Binge drinking is an under-recognized problem for US women, nearly 14 million of whom engage in it about three times a month, downing about six drinks each time, says a study released Tuesday.
The practice is most common among women aged 18 to 34 as well as high school students, whites, Hispanics and women with household incomes of $75,000 or more, said the report by the Centers for Disease Control and Prevention.
That US government institution defines binge drinking as having four or more drinks on a given occasion for women and girls.
And half of all high school girls who drink alcohol admit to binge drinking, said the new study.
Excessive drinking, including binge drinking, is responsible for about 23,000 deaths among women and girls in the United States each year.
"Binge drinking causes many health problems, and there are proven ways to prevent excessive drinking," said CDC Director Thomas Frieden.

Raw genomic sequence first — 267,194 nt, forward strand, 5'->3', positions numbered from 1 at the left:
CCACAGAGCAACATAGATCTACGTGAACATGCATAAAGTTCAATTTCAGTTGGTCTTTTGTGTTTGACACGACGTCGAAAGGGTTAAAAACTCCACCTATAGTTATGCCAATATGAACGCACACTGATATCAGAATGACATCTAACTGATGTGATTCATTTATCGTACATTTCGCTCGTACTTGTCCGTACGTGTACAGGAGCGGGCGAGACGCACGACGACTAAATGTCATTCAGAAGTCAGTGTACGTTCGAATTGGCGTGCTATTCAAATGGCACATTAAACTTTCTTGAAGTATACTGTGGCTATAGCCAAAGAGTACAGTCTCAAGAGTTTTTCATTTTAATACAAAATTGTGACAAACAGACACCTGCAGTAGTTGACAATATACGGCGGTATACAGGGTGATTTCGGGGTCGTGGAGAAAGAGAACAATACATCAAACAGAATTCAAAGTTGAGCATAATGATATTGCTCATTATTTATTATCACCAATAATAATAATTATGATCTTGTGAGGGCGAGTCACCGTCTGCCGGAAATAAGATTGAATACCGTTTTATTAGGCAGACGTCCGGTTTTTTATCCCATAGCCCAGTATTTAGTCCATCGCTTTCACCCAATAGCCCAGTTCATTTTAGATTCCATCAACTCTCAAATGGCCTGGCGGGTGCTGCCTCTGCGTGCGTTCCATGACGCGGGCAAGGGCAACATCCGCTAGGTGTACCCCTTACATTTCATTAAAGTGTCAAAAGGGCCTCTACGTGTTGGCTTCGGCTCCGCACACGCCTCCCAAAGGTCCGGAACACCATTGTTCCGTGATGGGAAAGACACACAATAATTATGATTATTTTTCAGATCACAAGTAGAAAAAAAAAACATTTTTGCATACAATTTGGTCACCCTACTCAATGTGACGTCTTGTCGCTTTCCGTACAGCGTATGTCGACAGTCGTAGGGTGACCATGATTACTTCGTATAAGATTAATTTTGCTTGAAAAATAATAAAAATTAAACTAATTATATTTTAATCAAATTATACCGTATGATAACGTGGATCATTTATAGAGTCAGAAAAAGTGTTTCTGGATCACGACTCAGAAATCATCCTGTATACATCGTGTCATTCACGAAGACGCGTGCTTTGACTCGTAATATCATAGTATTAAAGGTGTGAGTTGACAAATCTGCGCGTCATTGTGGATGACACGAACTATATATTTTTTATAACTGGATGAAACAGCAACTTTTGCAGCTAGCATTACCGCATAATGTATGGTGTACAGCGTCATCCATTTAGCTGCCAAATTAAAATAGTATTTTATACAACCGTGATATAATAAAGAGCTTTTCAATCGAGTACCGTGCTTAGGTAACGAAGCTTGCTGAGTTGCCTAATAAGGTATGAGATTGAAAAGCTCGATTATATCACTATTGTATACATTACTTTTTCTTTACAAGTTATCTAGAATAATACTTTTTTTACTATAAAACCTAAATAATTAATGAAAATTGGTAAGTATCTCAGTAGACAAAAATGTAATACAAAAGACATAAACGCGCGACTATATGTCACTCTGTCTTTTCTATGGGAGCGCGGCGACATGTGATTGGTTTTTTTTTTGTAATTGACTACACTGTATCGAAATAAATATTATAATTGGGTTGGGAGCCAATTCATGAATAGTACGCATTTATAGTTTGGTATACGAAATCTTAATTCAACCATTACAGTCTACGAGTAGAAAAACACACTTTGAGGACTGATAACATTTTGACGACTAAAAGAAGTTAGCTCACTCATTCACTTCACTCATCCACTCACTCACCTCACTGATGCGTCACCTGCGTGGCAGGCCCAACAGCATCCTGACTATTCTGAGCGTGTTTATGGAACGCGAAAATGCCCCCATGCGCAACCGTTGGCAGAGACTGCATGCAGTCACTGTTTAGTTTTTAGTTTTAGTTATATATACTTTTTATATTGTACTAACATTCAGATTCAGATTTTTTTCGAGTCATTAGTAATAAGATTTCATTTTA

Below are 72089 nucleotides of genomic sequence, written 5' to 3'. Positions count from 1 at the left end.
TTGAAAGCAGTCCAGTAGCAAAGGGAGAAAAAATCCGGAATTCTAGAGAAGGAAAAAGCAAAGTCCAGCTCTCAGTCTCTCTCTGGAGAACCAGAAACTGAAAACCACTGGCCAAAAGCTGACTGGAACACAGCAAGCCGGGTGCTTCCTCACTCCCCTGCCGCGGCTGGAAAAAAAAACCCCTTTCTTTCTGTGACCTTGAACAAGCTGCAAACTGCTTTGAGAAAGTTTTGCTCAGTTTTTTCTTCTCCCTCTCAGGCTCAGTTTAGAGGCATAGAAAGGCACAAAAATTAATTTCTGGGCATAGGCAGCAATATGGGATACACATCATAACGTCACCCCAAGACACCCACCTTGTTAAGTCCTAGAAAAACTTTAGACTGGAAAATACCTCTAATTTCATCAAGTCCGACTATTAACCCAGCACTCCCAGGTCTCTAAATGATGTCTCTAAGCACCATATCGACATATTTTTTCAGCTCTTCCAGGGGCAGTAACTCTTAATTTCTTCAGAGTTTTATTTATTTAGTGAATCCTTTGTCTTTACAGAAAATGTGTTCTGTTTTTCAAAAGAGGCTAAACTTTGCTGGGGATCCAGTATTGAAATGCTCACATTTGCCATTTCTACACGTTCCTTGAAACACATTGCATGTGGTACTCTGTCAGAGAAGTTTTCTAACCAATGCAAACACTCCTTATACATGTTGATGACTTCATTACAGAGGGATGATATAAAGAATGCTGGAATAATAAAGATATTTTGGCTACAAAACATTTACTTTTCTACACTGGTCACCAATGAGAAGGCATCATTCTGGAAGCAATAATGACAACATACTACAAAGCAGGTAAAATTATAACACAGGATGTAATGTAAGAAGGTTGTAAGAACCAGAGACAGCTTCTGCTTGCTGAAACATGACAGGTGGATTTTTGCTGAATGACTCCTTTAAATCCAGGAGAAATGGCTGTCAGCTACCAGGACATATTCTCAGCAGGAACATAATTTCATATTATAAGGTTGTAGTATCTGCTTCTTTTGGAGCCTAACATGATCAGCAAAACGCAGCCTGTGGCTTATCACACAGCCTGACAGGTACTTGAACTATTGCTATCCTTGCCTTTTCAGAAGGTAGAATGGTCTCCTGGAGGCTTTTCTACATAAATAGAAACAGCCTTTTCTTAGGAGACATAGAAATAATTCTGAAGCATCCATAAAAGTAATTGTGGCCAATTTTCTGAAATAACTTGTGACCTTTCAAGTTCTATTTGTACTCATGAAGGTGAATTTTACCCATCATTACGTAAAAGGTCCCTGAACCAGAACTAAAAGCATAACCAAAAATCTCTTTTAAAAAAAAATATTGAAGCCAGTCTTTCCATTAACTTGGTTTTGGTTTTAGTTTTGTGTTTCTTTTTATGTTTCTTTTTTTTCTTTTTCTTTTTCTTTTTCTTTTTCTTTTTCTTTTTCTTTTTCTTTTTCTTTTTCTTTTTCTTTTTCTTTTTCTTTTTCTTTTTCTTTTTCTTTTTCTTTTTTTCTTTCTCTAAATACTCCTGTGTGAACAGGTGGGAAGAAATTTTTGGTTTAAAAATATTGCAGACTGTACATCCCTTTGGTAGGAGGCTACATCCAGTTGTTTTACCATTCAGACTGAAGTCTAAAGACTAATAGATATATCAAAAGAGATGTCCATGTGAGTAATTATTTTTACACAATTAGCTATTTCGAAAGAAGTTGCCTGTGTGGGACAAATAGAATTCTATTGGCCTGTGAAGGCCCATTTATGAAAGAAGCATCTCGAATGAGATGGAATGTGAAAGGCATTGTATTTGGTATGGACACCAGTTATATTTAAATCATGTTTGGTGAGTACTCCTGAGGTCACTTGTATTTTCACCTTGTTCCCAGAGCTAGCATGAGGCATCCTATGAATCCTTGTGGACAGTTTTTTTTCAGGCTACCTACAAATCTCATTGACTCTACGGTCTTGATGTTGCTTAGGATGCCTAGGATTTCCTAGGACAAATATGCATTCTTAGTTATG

The study emphasized that hard drinking puts women at increased risk for many conditions such as breast cancer, sexually transmitted diseases and heart disease.
"Effective community measures can support women and girls in making wise choices about whether to drink or how much to drink if they do," Frieden said.
For this study, the agency examined the drinking behavior of approximately 278,000 US women aged 18 and older and more than 7,500 high school students over the course of 30 days in 2011.
"It is alarming to see that binge drinking is so common among women and girls, and that women and girls are drinking so much when they do," said Robert Brewer, who works on the alcohol program at the CDC.
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